the nineteenth century advanced, the idea of having international units
for coins, weights and measures gained a following. Being the least vulnerable
of the two classic coin metals when their relative values changed, gold
was increasingly being used as coin metal. An international coin convention
held in Paris in 1867 initiated discussions on the issue. The Latin Monetary
Union of 1865, with France and its franc currency as leading elements could
be considered forerunner of a common monetary system for "civilised" states.
However, the country's defeat in the French-German War of 1870-71 undermined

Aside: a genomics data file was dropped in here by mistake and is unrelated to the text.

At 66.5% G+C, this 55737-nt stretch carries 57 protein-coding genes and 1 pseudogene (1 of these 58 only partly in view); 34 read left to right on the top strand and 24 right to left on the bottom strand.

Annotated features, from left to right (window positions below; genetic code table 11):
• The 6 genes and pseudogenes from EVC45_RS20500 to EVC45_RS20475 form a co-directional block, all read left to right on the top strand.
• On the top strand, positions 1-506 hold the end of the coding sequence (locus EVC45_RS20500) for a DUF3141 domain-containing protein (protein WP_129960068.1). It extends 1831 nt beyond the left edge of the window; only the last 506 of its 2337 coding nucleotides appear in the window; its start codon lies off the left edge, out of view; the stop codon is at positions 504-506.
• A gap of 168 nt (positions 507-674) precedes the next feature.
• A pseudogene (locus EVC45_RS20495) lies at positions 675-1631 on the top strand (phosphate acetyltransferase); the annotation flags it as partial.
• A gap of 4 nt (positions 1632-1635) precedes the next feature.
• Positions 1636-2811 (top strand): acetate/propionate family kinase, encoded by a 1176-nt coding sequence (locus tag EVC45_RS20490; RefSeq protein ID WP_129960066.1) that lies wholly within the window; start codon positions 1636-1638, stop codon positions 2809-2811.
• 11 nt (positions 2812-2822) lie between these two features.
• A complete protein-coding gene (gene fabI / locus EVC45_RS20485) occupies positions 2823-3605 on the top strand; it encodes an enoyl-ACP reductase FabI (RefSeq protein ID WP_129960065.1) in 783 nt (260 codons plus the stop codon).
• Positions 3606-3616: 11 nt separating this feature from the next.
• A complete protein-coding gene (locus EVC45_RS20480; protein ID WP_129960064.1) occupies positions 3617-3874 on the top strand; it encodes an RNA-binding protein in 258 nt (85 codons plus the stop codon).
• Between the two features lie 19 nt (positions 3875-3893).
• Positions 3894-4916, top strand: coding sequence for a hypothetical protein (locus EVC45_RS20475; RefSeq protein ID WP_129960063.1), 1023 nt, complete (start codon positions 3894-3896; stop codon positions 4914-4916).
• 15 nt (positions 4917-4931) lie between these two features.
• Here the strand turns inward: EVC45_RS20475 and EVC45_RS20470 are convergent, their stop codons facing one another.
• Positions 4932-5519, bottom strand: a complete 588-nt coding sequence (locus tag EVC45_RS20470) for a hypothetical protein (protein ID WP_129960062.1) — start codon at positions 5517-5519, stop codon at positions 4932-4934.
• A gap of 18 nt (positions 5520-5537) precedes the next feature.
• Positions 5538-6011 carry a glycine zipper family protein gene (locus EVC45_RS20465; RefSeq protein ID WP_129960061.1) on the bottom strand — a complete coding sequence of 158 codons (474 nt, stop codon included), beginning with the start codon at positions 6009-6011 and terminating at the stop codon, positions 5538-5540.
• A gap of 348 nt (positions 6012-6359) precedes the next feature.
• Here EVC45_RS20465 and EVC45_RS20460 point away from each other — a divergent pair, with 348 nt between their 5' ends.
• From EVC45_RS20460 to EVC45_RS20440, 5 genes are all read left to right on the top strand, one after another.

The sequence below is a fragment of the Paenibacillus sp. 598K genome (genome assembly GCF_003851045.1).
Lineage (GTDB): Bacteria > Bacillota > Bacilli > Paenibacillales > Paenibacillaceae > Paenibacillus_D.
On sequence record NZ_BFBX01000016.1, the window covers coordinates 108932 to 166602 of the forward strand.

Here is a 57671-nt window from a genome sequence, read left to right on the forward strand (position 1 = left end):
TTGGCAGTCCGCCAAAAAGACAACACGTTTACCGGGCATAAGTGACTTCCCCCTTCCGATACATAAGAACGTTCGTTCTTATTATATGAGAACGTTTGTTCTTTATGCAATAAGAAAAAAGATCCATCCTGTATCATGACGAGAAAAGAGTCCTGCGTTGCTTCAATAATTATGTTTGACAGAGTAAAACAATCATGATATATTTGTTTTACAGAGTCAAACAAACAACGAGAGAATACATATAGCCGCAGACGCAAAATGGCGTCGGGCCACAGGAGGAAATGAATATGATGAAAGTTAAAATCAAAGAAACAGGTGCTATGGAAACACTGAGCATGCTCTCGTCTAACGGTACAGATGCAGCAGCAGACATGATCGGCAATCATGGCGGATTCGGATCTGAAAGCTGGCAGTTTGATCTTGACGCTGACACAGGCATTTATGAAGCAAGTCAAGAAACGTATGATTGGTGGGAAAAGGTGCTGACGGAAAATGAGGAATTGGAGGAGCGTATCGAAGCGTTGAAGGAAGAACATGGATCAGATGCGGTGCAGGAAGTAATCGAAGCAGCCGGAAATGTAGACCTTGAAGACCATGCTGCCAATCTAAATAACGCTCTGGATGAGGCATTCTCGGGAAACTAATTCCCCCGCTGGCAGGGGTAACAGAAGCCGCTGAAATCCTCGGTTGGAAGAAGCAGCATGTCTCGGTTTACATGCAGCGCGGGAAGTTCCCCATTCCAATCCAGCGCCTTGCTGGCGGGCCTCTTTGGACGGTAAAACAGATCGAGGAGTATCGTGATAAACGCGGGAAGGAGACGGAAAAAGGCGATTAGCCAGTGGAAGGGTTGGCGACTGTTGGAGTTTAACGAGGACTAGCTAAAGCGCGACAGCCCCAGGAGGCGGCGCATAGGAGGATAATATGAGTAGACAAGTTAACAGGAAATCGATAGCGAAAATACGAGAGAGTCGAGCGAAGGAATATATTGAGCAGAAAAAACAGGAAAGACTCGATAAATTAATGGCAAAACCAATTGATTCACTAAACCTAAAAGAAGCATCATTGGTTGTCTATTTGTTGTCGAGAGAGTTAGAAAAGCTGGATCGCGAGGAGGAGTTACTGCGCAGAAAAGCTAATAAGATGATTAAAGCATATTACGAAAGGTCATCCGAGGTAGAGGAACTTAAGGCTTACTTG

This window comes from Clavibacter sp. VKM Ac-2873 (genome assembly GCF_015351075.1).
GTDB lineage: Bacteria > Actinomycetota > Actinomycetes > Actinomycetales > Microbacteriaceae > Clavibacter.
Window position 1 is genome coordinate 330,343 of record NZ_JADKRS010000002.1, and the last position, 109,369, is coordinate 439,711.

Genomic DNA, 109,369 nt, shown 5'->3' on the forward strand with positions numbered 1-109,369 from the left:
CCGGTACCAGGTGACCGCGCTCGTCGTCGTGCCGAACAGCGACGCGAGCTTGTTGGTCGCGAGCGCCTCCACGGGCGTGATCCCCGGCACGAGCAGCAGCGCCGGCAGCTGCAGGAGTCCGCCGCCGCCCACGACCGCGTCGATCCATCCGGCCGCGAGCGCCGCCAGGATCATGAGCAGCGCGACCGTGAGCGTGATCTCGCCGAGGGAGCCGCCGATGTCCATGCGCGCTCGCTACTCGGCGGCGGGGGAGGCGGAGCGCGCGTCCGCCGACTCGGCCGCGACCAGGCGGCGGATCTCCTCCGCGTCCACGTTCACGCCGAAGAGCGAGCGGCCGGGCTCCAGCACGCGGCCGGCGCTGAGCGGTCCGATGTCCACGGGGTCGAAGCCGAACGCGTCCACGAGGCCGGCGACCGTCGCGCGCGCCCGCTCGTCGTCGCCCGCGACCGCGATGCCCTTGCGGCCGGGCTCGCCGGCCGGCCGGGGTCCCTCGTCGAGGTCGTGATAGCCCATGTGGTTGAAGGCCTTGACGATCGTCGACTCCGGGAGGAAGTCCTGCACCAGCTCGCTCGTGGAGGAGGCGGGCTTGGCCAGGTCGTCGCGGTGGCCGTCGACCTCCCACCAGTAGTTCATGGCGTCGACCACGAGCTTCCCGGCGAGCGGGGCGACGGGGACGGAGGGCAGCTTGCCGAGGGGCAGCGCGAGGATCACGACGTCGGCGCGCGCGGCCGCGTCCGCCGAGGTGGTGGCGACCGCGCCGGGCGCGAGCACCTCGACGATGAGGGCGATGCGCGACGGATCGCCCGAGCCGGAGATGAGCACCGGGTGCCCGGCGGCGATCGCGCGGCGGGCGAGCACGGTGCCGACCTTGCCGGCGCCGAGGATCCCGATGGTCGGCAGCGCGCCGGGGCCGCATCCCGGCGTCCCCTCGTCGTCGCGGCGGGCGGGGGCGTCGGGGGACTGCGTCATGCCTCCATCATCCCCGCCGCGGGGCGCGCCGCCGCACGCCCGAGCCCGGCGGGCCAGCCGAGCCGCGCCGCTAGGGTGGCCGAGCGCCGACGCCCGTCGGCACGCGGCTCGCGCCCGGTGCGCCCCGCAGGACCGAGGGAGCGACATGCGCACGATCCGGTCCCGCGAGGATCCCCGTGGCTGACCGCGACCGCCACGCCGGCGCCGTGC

the prestige of France and the potential of the franc as a universal coin.
In Scandinavian consultations the German gold mark now became the leading candidate. In the end, the three Scandinavian monarchies nonetheless decided on their own joint solution. The Scandinavian Monetary Convention, signed in 1872, was based on using the krone as the unit in a monetary system based on gold and the decimal system, where one krone = 100 øre. While the convention was ratified in Denmark and Sweden in 1873, the Norwegian national assembly (Storting) turned it down. Norway therefore had an intermediate stage with the gold species-taler as the main monetary unit.
Two years later Norway joined the Scandinavian Monetary Convention; it was effective from 16 October 1875, introducing krone and øre in Norway too. From 1 January 1877, all calculations and accounting were to be carried out in the modern coinage.